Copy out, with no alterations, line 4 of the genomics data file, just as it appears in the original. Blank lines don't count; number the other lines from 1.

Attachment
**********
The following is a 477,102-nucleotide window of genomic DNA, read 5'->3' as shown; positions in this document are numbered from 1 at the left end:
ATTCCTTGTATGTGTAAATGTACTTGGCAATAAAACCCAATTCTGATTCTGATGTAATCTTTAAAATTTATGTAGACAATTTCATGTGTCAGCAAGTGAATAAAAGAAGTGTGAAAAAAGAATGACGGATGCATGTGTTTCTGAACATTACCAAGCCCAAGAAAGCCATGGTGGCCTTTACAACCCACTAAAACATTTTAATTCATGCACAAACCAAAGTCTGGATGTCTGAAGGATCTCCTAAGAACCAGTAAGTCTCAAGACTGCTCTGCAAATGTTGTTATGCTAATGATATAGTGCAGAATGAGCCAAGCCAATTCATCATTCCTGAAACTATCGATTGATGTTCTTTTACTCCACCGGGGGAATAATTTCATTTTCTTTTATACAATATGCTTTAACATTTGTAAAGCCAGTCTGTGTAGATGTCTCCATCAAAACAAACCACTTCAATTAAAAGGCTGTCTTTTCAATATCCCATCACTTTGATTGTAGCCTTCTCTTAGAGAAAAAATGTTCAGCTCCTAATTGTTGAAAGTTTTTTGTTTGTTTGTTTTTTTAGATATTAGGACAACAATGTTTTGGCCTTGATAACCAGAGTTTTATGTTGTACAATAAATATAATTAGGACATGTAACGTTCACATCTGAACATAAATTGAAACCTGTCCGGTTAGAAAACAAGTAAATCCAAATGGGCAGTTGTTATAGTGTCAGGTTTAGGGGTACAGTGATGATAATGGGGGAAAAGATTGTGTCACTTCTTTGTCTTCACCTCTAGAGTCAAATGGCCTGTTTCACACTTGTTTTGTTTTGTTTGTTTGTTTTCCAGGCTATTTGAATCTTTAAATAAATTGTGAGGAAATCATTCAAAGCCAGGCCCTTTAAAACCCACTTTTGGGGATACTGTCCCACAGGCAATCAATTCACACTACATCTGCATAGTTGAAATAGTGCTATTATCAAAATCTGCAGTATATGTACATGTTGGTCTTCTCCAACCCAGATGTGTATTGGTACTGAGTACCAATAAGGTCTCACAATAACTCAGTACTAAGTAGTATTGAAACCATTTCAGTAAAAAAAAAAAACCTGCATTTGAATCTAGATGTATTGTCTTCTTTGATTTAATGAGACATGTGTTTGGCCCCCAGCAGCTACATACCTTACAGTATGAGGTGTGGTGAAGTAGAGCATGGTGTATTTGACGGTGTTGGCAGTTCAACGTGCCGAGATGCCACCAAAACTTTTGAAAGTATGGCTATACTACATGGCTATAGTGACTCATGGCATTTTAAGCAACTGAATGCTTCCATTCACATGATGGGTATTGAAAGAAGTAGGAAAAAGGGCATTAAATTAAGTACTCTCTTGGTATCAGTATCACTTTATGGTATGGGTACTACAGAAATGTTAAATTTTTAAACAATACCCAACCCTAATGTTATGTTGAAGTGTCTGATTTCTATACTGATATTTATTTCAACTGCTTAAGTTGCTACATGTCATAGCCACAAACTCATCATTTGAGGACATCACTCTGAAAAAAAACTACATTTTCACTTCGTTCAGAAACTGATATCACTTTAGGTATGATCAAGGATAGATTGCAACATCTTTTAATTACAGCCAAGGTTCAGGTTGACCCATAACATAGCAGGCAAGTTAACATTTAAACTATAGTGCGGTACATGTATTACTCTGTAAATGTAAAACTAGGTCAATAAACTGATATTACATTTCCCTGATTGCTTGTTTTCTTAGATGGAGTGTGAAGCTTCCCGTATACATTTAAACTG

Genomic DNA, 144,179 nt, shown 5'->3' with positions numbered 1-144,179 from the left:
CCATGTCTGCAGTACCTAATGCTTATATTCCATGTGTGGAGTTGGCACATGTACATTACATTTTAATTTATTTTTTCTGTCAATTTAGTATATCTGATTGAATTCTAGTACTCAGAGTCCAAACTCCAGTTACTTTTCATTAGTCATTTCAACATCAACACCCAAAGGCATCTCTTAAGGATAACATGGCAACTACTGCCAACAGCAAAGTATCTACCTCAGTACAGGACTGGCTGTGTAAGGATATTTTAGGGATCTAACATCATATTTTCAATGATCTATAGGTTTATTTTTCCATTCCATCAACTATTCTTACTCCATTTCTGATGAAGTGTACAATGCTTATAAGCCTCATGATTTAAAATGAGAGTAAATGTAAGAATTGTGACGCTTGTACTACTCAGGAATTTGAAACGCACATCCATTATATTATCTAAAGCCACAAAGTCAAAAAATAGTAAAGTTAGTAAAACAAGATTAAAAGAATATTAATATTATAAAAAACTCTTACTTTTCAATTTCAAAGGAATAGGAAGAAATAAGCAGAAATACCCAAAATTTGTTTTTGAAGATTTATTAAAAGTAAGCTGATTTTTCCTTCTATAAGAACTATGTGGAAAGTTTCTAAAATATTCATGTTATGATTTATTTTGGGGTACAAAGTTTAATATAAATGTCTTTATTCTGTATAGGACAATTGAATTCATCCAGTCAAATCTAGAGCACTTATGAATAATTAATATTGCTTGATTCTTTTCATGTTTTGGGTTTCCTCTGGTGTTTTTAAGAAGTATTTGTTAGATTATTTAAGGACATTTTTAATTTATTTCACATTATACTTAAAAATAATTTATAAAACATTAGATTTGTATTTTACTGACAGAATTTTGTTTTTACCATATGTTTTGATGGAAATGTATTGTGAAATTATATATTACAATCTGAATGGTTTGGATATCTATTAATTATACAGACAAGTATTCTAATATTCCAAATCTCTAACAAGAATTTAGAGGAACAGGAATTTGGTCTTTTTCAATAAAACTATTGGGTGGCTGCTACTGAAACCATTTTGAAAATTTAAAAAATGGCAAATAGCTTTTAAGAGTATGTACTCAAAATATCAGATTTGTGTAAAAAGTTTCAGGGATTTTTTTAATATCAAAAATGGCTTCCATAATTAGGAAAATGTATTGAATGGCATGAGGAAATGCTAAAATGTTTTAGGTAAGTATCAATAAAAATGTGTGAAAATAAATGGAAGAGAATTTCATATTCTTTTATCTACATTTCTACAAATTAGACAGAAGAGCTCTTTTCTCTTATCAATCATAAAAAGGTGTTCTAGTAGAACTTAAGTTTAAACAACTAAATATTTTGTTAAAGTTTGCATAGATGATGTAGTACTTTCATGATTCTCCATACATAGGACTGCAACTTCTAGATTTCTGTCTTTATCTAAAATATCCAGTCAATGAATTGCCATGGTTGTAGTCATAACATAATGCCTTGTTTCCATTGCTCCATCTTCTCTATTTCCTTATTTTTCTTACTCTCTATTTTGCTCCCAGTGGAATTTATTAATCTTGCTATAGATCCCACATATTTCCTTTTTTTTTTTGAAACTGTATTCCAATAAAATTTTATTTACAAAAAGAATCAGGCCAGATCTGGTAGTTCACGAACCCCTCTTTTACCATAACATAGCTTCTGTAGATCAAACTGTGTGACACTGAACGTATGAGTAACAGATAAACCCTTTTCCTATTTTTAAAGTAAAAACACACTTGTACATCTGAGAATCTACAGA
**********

CCATGTCTGCAGTACCTAATGCTTATATTCCATGTGTGGAGTTGGCACATGTACATTACATTTTAATTTATTTTTTCTGTCAATTTAGTATATCTGATTGAATTCTAGTACTCAGAGTCCAAACTCCAGTTACTTTTCATTAGTCATTTCAACATCAACACCCAAAGGCATCTCTTAAGGATAACATGGCAACTACTGCCAACAGCAAAGTATCTACCTCAGTACAGGACTGGCTGTGTAAGGATATTTTAGGGATCTAACATCATATTTTCAATGATCTATAGGTTTATTTTTCCATTCCATCAACTATTCTTACTCCATTTCTGATGAAGTGTACAATGCTTATAAGCCTCATGATTTAAAATGAGAGTAAATGTAAGAATTGTGACGCTTGTACTACTCAGGAATTTGAAACGCACATCCATTATATTATCTAAAGCCACAAAGTCAAAAAATAGTAAAGTTAGTAAAACAAGATTAAAAGAATATTAATATTATAAAAAACTCTTACTTTTCAATTTCAAAGGAATAGGAAGAAATAAGCAGAAATACCCAAAATTTGTTTTTGAAGATTTATTAAAAGTAAGCTGATTTTTCCTTCTATAAGAACTATGTGGAAAGTTTCTAAAATATTCATGTTATGATTTATTTTGGGGTACAAAGTTTAATATAAATGTCTTTATTCTGTATAGGACAATTGAATTCATCCAGTCAAATCTAGAGCACTTATGAATAATTAATATTGCTTGATTCTTTTCATGTTTTGGGTTTCCTCTGGTGTTTTTAAGAAGTATTTGTTAGATTATTTAAGGACATTTTTAATTTATTTCACATTATACTTAAAAATAATTTATAAAACATTAGATTTGTATTTTACTGACAGAATTTTGTTTTTACCATATGTTTTGATGGAAATGTATTGTGAAATTATATATTACAATCTGAATGGTTTGGATATCTATTAATTATACAGACAAGTATTCTAATATTCCAAATCTCTAACAAGAATTTAGAGGAACAGGAATTTGGTCTTTTTCAATAAAACTATTGGGTGGCTGCTACTGAAACCATTTTGAAAATTTAAAAAATGGCAAATAGCTTTTAAGAGTATGTACTCAAAATATCAGATTTGTGTAAAAAGTTTCAGGGATTTTTTTAATATCAAAAATGGCTTCCATAATTAGGAAAATGTATTGAATGGCATGAGGAAATGCTAAAATGTTTTAGGTAAGTATCAATAAAAATGTGTGAAAATAAATGGAAGAGAATTTCATATTCTTTTATCTACATTTCTACAAATTAGACAGAAGAGCTCTTTTCTCTTATCAATCATAAAAAGGTGTTCTAGTAGAACTTAAGTTTAAACAACTAAATATTTTGTTAAAGTTTGCATAGATGATGTAGTACTTTCATGATTCTCCATACATAGGACTGCAACTTCTAGATTTCTGTCTTTATCTAAAATATCCAGTCAATGAATTGCCATGGTTGTAGTCATAACATAATGCCTTGTTTCCATTGCTCCATCTTCTCTATTTCCTTATTTTTCTTACTCTCTATTTTGCTCCCAGTGGAATTTATTAATCTTGCTATAGATCCCACATATTTCCTTTTTTTTTTTGAAACTGTATTCCAATAAAATTTTATTTACAAAAAGAATCAGGCCAGATCTGGTAGTTCACGAACCCCTCTTTTACCATAACATAGCTTCTGTAGATCAAACTGTGTGACACTGAACGTATGAGTAACAGATAAACCCTTTTCCTATTTTTAAAGTAAAAACACACTTGTACATCTGAGAATCTACAGA